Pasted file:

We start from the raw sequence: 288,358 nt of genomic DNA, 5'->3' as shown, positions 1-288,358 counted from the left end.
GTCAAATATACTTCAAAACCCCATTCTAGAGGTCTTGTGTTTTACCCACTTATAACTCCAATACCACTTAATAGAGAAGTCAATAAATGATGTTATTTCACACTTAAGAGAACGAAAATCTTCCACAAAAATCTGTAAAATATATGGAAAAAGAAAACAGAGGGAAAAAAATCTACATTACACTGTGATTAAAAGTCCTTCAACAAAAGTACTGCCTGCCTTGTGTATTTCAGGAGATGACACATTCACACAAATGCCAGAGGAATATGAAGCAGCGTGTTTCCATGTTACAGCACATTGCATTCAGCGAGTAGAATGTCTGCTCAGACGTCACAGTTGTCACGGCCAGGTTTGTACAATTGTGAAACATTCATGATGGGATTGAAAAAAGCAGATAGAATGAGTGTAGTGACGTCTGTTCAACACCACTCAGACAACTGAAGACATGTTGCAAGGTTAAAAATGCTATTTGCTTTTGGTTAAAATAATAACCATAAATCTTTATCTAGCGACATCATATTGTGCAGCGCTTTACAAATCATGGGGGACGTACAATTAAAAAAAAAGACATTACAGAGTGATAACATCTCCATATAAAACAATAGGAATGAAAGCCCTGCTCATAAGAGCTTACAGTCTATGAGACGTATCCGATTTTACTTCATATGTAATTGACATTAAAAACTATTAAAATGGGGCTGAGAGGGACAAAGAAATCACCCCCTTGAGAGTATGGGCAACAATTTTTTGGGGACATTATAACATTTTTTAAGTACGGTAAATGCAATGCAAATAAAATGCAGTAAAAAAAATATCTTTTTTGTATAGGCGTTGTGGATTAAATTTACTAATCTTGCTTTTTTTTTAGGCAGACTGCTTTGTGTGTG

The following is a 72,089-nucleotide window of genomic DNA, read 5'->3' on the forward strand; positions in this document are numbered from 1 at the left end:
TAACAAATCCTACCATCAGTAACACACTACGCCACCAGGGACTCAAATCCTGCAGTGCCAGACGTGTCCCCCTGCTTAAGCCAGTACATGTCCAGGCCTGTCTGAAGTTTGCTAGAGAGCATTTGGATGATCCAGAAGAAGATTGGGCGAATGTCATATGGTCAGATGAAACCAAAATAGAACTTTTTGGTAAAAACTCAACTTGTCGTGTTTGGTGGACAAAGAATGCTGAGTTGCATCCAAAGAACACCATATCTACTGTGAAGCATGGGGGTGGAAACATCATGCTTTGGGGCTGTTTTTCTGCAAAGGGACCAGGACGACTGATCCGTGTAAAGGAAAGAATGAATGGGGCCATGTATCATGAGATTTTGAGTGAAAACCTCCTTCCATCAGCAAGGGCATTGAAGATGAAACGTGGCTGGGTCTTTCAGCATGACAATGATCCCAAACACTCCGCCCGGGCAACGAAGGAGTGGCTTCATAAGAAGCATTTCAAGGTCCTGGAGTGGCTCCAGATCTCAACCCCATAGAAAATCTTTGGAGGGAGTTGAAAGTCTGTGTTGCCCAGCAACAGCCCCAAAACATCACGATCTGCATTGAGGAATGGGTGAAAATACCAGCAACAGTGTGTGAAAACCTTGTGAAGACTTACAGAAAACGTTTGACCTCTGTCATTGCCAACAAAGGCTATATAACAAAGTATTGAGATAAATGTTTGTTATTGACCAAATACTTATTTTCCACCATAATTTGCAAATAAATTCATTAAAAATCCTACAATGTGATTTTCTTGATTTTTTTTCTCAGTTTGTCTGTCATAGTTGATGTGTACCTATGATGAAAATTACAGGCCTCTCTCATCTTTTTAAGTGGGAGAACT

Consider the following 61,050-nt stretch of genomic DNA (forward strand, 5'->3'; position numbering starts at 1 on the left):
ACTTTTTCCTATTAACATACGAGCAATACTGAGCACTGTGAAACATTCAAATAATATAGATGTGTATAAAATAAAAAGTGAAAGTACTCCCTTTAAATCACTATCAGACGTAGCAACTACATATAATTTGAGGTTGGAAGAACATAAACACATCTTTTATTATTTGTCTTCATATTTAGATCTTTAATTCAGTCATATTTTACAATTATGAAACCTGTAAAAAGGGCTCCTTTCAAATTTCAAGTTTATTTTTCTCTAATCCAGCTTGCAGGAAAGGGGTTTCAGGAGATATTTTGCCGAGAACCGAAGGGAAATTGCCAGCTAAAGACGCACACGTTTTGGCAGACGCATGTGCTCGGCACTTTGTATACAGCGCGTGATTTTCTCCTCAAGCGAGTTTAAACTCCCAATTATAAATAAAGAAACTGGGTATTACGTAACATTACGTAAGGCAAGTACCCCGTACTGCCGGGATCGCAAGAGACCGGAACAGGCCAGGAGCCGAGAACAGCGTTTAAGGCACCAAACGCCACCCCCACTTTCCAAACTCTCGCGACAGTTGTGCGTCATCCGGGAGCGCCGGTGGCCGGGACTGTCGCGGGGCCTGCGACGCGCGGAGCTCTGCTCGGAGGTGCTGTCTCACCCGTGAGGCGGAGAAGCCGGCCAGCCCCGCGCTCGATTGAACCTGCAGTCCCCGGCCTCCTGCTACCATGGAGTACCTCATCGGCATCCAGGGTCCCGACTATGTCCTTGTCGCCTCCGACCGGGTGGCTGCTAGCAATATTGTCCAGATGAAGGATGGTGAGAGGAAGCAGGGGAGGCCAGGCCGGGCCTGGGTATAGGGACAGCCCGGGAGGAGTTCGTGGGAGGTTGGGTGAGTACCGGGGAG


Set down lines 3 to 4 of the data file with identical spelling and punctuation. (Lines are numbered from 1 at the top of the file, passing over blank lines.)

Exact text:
The following is a 72,089-nucleotide window of genomic DNA, read 5'->3' on the forward strand; positions in this document are numbered from 1 at the left end:
TAACAAATCCTACCATCAGTAACACACTACGCCACCAGGGACTCAAATCCTGCAGTGCCAGACGTGTCCCCCTGCTTAAGCCAGTACATGTCCAGGCCTGTCTGAAGTTTGCTAGAGAGCATTTGGATGATCCAGAAGAAGATTGGGCGAATGTCATATGGTCAGATGAAACCAAAATAGAACTTTTTGGTAAAAACTCAACTTGTCGTGTTTGGTGGACAAAGAATGCTGAGTTGCATCCAAAGAACACCATATCTACTGTGAAGCATGGGGGTGGAAACATCATGCTTTGGGGCTGTTTTTCTGCAAAGGGACCAGGACGACTGATCCGTGTAAAGGAAAGAATGAATGGGGCCATGTATCATGAGATTTTGAGTGAAAACCTCCTTCCATCAGCAAGGGCATTGAAGATGAAACGTGGCTGGGTCTTTCAGCATGACAATGATCCCAAACACTCCGCCCGGGCAACGAAGGAGTGGCTTCATAAGAAGCATTTCAAGGTCCTGGAGTGGCTCCAGATCTCAACCCCATAGAAAATCTTTGGAGGGAGTTGAAAGTCTGTGTTGCCCAGCAACAGCCCCAAAACATCACGATCTGCATTGAGGAATGGGTGAAAATACCAGCAACAGTGTGTGAAAACCTTGTGAAGACTTACAGAAAACGTTTGACCTCTGTCATTGCCAACAAAGGCTATATAACAAAGTATTGAGATAAATGTTTGTTATTGACCAAATACTTATTTTCCACCATAATTTGCAAATAAATTCATTAAAAATCCTACAATGTGATTTTCTTGATTTTTTTTCTCAGTTTGTCTGTCATAGTTGATGTGTACCTATGATGAAAATTACAGGCCTCTCTCATCTTTTTAAGTGGGAGAACT